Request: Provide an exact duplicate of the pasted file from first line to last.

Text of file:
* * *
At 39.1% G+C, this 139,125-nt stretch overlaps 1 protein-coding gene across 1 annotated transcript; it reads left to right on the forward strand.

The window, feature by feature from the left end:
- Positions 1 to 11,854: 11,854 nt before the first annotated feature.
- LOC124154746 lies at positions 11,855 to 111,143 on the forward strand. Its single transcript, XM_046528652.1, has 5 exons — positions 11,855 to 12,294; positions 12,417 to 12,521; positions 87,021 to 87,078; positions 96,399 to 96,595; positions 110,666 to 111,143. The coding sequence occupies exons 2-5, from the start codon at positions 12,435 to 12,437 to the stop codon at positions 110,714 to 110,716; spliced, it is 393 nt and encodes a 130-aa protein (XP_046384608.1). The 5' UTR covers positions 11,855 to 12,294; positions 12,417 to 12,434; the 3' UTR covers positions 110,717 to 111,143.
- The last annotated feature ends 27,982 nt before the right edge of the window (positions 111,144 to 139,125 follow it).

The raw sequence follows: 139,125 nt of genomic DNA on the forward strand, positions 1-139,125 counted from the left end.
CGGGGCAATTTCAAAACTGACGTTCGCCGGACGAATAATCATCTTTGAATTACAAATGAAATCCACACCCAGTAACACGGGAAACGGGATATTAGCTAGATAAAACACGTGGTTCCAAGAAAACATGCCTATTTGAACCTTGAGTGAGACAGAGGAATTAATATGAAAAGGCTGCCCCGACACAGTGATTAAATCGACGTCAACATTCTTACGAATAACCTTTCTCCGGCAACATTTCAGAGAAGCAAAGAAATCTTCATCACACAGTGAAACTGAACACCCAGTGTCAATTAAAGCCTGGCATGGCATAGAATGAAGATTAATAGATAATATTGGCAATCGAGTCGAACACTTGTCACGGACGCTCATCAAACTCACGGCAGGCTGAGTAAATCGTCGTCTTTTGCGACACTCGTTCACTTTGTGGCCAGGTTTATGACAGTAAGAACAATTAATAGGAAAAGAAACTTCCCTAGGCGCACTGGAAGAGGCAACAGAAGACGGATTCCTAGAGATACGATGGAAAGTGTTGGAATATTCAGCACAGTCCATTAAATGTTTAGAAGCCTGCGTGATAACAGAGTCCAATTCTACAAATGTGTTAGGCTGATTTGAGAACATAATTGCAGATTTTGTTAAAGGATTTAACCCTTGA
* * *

At 39.1% G+C, this 139,125-nt stretch overlaps 1 protein-coding gene across 1 annotated transcript; it reads left to right on the forward strand.

The window, feature by feature from the left end:
- Positions 1 to 11,854: 11,854 nt before the first annotated feature.
- LOC124154746 lies at positions 11,855 to 111,143 on the forward strand. Its single transcript, XM_046528652.1, has 5 exons — positions 11,855 to 12,294; positions 12,417 to 12,521; positions 87,021 to 87,078; positions 96,399 to 96,595; positions 110,666 to 111,143. The coding sequence occupies exons 2-5, from the start codon at positions 12,435 to 12,437 to the stop codon at positions 110,714 to 110,716; spliced, it is 393 nt and encodes a 130-aa protein (XP_046384608.1). The 5' UTR covers positions 11,855 to 12,294; positions 12,417 to 12,434; the 3' UTR covers positions 110,717 to 111,143.
- The last annotated feature ends 27,982 nt before the right edge of the window (positions 111,144 to 139,125 follow it).

The raw sequence follows: 139,125 nt of genomic DNA on the forward strand, positions 1-139,125 counted from the left end.
CGGGGCAATTTCAAAACTGACGTTCGCCGGACGAATAATCATCTTTGAATTACAAATGAAATCCACACCCAGTAACACGGGAAACGGGATATTAGCTAGATAAAACACGTGGTTCCAAGAAAACATGCCTATTTGAACCTTGAGTGAGACAGAGGAATTAATATGAAAAGGCTGCCCCGACACAGTGATTAAATCGACGTCAACATTCTTACGAATAACCTTTCTCCGGCAACATTTCAGAGAAGCAAAGAAATCTTCATCACACAGTGAAACTGAACACCCAGTGTCAATTAAAGCCTGGCATGGCATAGAATGAAGATTAATAGATAATATTGGCAATCGAGTCGAACACTTGTCACGGACGCTCATCAAACTCACGGCAGGCTGAGTAAATCGTCGTCTTTTGCGACACTCGTTCACTTTGTGGCCAGGTTTATGACAGTAAGAACAATTAATAGGAAAAGAAACTTCCCTAGGCGCACTGGAAGAGGCAACAGAAGACGGATTCCTAGAGATACGATGGAAAGTGTTGGAATATTCAGCACAGTCCATTAAATGTTTAGAAGCCTGCGTGATAACAGAGTCCAATTCTACAAATGTGTTAGGCTGATTTGAGAACATAATTGCAGATTTTGTTAAAGGATTTAACCCTTGA